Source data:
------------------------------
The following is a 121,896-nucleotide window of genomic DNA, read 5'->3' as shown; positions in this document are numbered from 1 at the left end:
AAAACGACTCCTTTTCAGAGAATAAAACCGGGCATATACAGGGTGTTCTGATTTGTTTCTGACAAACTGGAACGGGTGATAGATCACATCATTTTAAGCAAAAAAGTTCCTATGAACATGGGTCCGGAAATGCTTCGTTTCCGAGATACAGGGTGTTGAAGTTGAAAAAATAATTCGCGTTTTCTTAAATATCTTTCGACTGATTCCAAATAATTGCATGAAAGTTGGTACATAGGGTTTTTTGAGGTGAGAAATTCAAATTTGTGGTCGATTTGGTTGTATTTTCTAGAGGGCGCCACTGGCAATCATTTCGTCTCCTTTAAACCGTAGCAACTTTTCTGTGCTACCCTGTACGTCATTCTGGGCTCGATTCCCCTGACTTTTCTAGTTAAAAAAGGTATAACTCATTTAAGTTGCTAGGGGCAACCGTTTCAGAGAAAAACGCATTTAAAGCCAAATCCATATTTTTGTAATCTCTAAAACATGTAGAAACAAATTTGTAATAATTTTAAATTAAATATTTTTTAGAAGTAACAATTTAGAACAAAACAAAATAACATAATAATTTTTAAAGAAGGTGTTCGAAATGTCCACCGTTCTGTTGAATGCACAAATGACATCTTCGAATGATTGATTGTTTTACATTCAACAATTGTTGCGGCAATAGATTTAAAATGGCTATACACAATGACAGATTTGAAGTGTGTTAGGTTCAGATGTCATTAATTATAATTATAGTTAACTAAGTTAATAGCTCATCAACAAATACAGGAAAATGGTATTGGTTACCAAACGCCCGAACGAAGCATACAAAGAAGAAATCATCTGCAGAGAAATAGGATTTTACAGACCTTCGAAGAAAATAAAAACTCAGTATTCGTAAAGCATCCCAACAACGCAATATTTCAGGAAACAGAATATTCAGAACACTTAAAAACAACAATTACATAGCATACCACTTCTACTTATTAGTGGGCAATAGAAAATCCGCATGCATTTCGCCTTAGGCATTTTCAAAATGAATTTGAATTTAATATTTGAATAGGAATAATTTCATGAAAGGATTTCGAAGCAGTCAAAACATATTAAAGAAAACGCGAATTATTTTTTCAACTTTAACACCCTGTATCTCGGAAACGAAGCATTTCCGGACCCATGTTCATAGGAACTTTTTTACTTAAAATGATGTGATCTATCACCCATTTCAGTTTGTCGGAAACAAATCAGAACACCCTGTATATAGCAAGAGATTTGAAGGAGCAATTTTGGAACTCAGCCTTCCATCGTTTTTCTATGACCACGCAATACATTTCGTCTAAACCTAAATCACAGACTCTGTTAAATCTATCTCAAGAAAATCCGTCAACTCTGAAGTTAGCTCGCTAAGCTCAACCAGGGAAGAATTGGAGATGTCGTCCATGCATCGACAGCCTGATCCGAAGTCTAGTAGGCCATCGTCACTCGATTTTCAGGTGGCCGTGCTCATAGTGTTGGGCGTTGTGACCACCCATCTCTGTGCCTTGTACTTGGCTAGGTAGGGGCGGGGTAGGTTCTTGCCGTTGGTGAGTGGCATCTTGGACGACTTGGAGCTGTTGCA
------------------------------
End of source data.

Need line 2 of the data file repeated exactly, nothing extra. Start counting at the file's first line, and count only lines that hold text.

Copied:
AAAACGACTCCTTTTCAGAGAATAAAACCGGGCATATACAGGGTGTTCTGATTTGTTTCTGACAAACTGGAACGGGTGATAGATCACATCATTTTAAGCAAAAAAGTTCCTATGAACATGGGTCCGGAAATGCTTCGTTTCCGAGATACAGGGTGTTGAAGTTGAAAAAATAATTCGCGTTTTCTTAAATATCTTTCGACTGATTCCAAATAATTGCATGAAAGTTGGTACATAGGGTTTTTTGAGGTGAGAAATTCAAATTTGTGGTCGATTTGGTTGTATTTTCTAGAGGGCGCCACTGGCAATCATTTCGTCTCCTTTAAACCGTAGCAACTTTTCTGTGCTACCCTGTACGTCATTCTGGGCTCGATTCCCCTGACTTTTCTAGTTAAAAAAGGTATAACTCATTTAAGTTGCTAGGGGCAACCGTTTCAGAGAAAAACGCATTTAAAGCCAAATCCATATTTTTGTAATCTCTAAAACATGTAGAAACAAATTTGTAATAATTTTAAATTAAATATTTTTTAGAAGTAACAATTTAGAACAAAACAAAATAACATAATAATTTTTAAAGAAGGTGTTCGAAATGTCCACCGTTCTGTTGAATGCACAAATGACATCTTCGAATGATTGATTGTTTTACATTCAACAATTGTTGCGGCAATAGATTTAAAATGGCTATACACAATGACAGATTTGAAGTGTGTTAGGTTCAGATGTCATTAATTATAATTATAGTTAACTAAGTTAATAGCTCATCAACAAATACAGGAAAATGGTATTGGTTACCAAACGCCCGAACGAAGCATACAAAGAAGAAATCATCTGCAGAGAAATAGGATTTTACAGACCTTCGAAGAAAATAAAAACTCAGTATTCGTAAAGCATCCCAACAACGCAATATTTCAGGAAACAGAATATTCAGAACACTTAAAAACAACAATTACATAGCATACCACTTCTACTTATTAGTGGGCAATAGAAAATCCGCATGCATTTCGCCTTAGGCATTTTCAAAATGAATTTGAATTTAATATTTGAATAGGAATAATTTCATGAAAGGATTTCGAAGCAGTCAAAACATATTAAAGAAAACGCGAATTATTTTTTCAACTTTAACACCCTGTATCTCGGAAACGAAGCATTTCCGGACCCATGTTCATAGGAACTTTTTTACTTAAAATGATGTGATCTATCACCCATTTCAGTTTGTCGGAAACAAATCAGAACACCCTGTATATAGCAAGAGATTTGAAGGAGCAATTTTGGAACTCAGCCTTCCATCGTTTTTCTATGACCACGCAATACATTTCGTCTAAACCTAAATCACAGACTCTGTTAAATCTATCTCAAGAAAATCCGTCAACTCTGAAGTTAGCTCGCTAAGCTCAACCAGGGAAGAATTGGAGATGTCGTCCATGCATCGACAGCCTGATCCGAAGTCTAGTAGGCCATCGTCACTCGATTTTCAGGTGGCCGTGCTCATAGTGTTGGGCGTTGTGACCACCCATCTCTGTGCCTTGTACTTGGCTAGGTAGGGGCGGGGTAGGTTCTTGCCGTTGGTGAGTGGCATCTTGGACGACTTGGAGCTGTTGCA